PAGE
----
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On sustainable development and Caribbean states (Part 2)

Published:Saturday | October 10, 2015 | 12:00 AMChristopher Tufton, Contributor

Caribbean leaders, according to the Caribbean Policy Research Institute (CaPRI), cannot ignore issues of sustainability. Our leaders should, as part of policy priorities, move to embrace aspects of the to-be-launched Sustainable Development Goals, with special focus on the following, says CaPRI:

1. Review existing regulations with regard to land use, property development, and construction to assess their consistency with sustainable development and the preservation of terrestrial and marine ecosystems and promulgate appropriate new laws and regulations as is required to fill gaps.
2. Enforce existing regulations and development orders with regard to the minimisation and/or mitigation of environmental impacts.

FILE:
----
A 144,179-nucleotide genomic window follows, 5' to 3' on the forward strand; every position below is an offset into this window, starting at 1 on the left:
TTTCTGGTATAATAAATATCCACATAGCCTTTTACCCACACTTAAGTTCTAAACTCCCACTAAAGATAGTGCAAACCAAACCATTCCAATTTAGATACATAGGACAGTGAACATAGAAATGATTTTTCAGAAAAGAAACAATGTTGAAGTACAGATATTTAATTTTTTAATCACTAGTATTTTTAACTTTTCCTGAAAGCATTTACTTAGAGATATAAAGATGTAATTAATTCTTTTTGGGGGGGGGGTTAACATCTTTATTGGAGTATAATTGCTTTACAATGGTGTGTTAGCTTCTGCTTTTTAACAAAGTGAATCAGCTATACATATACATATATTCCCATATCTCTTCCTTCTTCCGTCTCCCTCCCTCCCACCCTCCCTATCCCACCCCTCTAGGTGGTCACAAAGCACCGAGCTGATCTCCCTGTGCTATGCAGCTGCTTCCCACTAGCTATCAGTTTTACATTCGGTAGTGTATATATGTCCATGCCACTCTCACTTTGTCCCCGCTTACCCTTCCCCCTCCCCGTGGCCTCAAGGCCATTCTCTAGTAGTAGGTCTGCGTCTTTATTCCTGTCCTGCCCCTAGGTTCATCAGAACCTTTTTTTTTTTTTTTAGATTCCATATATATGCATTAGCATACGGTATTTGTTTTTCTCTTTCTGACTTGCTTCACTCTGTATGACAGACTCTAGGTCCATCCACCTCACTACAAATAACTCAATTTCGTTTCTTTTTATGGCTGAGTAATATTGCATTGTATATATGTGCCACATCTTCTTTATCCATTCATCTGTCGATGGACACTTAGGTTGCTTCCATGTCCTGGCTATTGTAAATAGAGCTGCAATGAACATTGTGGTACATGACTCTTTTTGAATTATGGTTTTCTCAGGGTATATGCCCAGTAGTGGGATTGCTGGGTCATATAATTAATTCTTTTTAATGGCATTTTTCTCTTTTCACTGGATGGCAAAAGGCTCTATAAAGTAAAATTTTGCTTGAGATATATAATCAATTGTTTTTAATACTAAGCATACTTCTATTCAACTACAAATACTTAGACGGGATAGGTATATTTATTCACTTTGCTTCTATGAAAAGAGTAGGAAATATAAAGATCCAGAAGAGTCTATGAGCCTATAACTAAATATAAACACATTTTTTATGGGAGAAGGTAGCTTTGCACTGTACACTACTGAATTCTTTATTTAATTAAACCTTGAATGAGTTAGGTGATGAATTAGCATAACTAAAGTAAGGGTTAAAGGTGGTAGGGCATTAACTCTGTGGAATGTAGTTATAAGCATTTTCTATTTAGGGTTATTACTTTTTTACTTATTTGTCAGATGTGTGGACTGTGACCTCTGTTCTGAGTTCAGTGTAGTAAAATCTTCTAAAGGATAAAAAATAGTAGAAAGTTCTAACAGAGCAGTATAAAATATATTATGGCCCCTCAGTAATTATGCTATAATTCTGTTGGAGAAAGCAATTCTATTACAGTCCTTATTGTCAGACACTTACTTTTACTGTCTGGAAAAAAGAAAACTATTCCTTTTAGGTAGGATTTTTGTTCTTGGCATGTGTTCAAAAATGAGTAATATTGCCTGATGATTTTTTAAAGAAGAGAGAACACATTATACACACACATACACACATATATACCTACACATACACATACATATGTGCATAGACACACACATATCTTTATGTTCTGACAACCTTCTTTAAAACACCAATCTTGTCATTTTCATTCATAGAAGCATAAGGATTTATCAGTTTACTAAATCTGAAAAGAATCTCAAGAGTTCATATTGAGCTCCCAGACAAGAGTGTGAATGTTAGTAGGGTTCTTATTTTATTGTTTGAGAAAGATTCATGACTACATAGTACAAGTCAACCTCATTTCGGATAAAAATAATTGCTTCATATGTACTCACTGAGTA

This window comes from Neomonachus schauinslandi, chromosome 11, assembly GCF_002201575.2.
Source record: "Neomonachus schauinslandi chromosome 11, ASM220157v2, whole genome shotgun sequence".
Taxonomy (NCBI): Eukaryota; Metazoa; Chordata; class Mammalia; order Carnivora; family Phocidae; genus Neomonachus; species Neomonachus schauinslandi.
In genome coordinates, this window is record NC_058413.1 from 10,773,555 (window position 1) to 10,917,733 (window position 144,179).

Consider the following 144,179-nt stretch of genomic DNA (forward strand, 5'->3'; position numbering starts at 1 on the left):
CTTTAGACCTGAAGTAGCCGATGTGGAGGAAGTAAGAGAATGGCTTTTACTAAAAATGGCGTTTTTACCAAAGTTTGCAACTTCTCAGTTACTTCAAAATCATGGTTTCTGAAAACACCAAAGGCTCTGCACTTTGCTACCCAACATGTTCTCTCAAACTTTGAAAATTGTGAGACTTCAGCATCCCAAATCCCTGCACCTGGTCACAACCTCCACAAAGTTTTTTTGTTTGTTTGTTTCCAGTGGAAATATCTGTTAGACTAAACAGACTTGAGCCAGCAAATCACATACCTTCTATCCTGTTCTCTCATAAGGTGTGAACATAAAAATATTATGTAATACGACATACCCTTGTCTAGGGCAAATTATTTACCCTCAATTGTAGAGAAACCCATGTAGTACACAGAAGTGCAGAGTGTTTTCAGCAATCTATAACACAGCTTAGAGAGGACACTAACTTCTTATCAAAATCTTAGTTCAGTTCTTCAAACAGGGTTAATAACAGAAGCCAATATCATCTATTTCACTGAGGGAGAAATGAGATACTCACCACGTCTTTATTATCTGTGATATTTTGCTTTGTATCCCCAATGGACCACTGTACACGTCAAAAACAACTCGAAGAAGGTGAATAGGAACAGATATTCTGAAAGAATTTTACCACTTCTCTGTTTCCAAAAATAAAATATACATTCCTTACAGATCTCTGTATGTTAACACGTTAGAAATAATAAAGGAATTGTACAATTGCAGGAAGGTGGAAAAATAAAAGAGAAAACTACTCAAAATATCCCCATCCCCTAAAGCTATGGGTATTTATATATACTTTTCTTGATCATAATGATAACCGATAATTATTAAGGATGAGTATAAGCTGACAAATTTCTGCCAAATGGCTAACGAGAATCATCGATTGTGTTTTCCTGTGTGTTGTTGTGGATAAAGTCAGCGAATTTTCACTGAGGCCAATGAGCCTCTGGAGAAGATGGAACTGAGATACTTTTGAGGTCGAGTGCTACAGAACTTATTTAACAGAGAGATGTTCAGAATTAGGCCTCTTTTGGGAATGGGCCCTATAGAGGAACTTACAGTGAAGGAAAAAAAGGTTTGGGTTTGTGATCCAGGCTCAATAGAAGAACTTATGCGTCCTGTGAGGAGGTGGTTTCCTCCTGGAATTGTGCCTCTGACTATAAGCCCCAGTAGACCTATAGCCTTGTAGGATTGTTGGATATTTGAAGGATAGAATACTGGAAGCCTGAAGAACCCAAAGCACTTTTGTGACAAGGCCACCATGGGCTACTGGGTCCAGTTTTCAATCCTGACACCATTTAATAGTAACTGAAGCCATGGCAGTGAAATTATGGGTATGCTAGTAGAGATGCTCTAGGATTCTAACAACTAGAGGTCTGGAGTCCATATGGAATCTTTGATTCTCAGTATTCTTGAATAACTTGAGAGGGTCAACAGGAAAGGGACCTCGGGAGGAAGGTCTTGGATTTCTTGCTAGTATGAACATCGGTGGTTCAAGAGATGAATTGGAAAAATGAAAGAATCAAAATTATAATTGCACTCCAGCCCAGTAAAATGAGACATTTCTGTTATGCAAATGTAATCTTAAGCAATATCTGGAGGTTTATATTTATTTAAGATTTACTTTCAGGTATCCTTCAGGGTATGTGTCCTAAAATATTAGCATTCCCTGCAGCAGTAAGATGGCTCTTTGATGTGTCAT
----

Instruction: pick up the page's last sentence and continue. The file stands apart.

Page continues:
3. Engage in a coordinated diplomatic push, through the United Nations, for countries to mobilise the promised funding under the auspices of the United Nations Framework Convention on Climate Change to address the mitigation needs of developing countries.
4. Review the adequacy of, and then enforce, fish-harvesting regulations with the aim of putting an end to overfishing and destructive fishing practices, including placing restrictions on fishing and other detrimental activities with the goal of restoring fish stock to sustainable levels.
5. Conduct a review of existing fisheries programmes to identify explicit or implicit subsidies that contribute to overfishing and eliminate any such subsidies.
6. Conserve at least 10 per cent of marine and coastal areas. This recommendation refers to effective conservation, not legal protection without adequate enforcement.
7. Fully implement the United Nations conventions with regard to the sustainable use of the oceans.
8. Conduct an audit of the remaining important and healthy natural resources, such as forests, rivers, aquifers, mangroves, seagrasses, and coral reefs. Then articulate a plan to preserve them.

- Chris Tufton is a former fisheries minister and co-executive director of the UWI-based think tank, Caribbean Policy Research Institute. Email feedback to and